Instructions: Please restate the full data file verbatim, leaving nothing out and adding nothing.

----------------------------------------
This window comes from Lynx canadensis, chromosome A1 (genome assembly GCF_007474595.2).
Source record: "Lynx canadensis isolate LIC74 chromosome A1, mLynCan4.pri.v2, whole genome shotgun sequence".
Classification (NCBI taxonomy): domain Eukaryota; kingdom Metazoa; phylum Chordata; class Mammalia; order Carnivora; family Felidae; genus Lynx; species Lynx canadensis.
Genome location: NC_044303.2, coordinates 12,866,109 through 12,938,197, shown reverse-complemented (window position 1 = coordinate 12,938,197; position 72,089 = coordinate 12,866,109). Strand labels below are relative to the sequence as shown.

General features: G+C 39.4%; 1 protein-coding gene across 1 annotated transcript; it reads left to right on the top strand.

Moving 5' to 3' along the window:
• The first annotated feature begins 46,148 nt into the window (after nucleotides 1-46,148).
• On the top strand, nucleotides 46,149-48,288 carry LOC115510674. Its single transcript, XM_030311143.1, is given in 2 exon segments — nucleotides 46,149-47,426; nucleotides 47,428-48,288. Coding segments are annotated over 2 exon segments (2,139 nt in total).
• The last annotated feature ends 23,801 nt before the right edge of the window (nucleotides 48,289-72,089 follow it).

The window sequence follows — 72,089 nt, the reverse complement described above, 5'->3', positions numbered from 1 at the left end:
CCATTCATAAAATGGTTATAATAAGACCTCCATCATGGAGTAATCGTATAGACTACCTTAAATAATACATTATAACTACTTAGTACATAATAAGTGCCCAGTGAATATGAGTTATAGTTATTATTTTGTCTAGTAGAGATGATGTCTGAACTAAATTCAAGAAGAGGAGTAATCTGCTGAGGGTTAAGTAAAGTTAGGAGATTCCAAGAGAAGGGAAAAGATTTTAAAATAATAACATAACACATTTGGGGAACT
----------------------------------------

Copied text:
This window comes from Lynx canadensis, chromosome A1 (genome assembly GCF_007474595.2).
Source record: "Lynx canadensis isolate LIC74 chromosome A1, mLynCan4.pri.v2, whole genome shotgun sequence".
Classification (NCBI taxonomy): domain Eukaryota; kingdom Metazoa; phylum Chordata; class Mammalia; order Carnivora; family Felidae; genus Lynx; species Lynx canadensis.
Genome location: NC_044303.2, coordinates 12,866,109 through 12,938,197, shown reverse-complemented (window position 1 = coordinate 12,938,197; position 72,089 = coordinate 12,866,109). Strand labels below are relative to the sequence as shown.

General features: G+C 39.4%; 1 protein-coding gene across 1 annotated transcript; it reads left to right on the top strand.

Moving 5' to 3' along the window:
• The first annotated feature begins 46,148 nt into the window (after nucleotides 1-46,148).
• On the top strand, nucleotides 46,149-48,288 carry LOC115510674. Its single transcript, XM_030311143.1, is given in 2 exon segments — nucleotides 46,149-47,426; nucleotides 47,428-48,288. Coding segments are annotated over 2 exon segments (2,139 nt in total).
• The last annotated feature ends 23,801 nt before the right edge of the window (nucleotides 48,289-72,089 follow it).

The window sequence follows — 72,089 nt, the reverse complement described above, 5'->3', positions numbered from 1 at the left end:
CCATTCATAAAATGGTTATAATAAGACCTCCATCATGGAGTAATCGTATAGACTACCTTAAATAATACATTATAACTACTTAGTACATAATAAGTGCCCAGTGAATATGAGTTATAGTTATTATTTTGTCTAGTAGAGATGATGTCTGAACTAAATTCAAGAAGAGGAGTAATCTGCTGAGGGTTAAGTAAAGTTAGGAGATTCCAAGAGAAGGGAAAAGATTTTAAAATAATAACATAACACATTTGGGGAACT